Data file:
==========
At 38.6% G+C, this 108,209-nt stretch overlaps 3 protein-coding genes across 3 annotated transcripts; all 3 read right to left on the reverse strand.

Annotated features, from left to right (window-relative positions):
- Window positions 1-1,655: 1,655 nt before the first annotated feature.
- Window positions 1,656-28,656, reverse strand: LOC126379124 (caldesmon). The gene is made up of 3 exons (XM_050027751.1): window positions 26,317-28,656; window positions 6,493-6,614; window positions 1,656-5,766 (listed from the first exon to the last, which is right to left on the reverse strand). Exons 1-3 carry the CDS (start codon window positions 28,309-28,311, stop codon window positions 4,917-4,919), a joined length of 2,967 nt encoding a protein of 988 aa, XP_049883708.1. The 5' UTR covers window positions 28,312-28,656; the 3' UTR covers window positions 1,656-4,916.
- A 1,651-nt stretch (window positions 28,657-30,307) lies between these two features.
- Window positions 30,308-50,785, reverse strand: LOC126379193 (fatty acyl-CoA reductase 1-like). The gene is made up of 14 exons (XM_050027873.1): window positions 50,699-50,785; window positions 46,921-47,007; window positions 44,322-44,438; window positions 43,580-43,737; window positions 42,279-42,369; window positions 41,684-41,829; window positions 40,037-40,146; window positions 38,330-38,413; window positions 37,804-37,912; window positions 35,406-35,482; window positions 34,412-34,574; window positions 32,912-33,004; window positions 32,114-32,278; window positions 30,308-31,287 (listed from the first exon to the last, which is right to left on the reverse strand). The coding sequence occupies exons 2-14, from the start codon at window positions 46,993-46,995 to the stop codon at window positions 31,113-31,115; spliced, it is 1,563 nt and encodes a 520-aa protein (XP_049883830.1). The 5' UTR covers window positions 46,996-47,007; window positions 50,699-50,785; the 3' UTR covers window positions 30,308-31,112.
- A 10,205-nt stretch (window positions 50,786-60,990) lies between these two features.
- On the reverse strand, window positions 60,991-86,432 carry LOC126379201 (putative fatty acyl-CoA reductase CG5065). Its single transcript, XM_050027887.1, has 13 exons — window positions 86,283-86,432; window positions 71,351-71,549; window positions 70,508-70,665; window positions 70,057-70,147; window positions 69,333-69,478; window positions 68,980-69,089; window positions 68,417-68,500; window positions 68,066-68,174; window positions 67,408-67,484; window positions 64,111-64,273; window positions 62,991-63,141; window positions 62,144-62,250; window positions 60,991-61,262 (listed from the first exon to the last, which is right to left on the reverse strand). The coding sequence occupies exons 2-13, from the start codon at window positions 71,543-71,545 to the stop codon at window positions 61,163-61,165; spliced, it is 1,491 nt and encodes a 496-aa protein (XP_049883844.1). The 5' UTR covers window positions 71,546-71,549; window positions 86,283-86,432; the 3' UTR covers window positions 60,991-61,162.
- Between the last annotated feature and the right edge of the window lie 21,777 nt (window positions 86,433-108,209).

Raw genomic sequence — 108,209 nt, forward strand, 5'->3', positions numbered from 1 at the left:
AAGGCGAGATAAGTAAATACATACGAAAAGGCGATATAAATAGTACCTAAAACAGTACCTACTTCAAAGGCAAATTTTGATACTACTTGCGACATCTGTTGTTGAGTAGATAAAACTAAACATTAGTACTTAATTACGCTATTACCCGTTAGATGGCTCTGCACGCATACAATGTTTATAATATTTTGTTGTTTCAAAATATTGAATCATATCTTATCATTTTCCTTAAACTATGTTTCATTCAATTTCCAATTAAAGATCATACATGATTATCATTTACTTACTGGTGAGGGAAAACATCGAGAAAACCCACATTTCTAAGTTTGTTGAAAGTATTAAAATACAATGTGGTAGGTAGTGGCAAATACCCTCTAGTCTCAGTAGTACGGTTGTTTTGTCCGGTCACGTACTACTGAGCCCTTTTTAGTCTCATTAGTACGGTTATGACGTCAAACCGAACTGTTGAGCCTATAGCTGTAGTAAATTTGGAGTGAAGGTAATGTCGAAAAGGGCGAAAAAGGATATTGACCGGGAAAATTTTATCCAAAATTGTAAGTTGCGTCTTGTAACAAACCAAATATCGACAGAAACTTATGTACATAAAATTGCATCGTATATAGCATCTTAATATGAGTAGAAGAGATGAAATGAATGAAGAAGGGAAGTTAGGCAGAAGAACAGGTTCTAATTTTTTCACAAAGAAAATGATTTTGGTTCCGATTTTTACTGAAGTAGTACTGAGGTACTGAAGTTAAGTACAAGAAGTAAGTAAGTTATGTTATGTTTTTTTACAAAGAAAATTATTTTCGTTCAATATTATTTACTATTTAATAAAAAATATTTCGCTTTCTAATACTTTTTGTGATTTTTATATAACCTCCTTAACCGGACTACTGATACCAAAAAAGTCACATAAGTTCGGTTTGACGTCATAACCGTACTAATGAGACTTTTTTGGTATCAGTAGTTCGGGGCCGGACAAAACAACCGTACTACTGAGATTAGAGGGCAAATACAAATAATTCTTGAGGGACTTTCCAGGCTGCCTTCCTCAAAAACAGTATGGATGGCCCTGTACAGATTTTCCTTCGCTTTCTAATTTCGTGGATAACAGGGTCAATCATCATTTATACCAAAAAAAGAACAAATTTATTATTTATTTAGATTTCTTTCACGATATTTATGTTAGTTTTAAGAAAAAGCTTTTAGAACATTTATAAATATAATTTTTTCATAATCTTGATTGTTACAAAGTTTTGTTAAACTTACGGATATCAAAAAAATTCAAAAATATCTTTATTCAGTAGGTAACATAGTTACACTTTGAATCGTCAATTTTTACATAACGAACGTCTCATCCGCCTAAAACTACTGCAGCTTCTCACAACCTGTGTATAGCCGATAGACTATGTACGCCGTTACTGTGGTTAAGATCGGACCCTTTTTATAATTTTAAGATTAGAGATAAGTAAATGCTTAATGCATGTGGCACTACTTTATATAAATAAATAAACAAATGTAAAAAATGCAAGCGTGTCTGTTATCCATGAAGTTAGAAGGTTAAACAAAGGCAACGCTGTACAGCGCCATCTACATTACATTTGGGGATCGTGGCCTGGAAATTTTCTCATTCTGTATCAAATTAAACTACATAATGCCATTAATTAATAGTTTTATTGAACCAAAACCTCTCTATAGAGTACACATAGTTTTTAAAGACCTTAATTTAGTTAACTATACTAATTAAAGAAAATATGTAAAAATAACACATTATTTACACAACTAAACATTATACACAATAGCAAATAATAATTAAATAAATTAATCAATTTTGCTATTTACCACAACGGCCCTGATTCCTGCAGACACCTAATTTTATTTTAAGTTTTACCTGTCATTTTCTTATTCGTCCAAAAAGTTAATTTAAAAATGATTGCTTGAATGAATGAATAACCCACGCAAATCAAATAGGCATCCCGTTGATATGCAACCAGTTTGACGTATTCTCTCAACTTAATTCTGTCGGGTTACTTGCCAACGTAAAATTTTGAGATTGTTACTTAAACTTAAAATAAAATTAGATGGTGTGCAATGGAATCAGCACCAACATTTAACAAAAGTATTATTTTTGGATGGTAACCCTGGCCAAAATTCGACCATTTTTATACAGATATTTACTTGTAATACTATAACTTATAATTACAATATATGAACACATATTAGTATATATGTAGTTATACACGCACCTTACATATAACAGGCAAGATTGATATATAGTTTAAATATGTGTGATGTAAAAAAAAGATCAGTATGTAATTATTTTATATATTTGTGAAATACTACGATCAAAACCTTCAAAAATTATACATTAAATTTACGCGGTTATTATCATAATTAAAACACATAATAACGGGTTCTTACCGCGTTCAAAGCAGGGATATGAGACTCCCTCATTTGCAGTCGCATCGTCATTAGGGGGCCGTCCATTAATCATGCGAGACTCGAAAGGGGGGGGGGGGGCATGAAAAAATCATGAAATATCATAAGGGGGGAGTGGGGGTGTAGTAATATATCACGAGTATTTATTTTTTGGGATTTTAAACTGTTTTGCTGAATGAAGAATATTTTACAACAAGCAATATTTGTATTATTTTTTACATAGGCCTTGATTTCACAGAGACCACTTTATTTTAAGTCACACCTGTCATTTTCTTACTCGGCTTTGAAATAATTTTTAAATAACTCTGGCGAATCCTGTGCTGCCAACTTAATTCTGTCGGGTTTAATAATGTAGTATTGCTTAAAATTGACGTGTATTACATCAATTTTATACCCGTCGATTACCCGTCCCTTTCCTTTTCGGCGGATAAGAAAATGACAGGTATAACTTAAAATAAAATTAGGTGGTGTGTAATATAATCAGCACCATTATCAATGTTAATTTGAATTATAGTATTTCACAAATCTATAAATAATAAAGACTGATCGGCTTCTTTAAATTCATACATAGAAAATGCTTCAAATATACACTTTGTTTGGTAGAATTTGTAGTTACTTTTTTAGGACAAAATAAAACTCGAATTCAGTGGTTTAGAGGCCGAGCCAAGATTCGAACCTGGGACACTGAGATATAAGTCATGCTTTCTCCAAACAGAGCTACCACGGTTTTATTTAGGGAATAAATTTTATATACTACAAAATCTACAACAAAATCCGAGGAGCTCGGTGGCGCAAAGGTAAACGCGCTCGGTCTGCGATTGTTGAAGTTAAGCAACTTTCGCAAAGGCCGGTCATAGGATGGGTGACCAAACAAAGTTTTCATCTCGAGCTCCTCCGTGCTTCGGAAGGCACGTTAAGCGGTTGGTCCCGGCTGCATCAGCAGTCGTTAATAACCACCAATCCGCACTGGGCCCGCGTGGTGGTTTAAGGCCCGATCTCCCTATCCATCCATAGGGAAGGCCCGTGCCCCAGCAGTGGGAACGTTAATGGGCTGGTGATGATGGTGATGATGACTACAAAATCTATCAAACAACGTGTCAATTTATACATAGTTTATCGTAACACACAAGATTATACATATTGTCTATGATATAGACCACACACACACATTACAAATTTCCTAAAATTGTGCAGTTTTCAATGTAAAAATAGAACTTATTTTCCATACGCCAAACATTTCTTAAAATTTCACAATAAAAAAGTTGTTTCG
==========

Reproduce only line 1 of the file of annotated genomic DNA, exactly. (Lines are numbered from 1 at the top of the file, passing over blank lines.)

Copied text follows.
At 38.6% G+C, this 108,209-nt stretch overlaps 3 protein-coding genes across 3 annotated transcripts; all 3 read right to left on the reverse strand.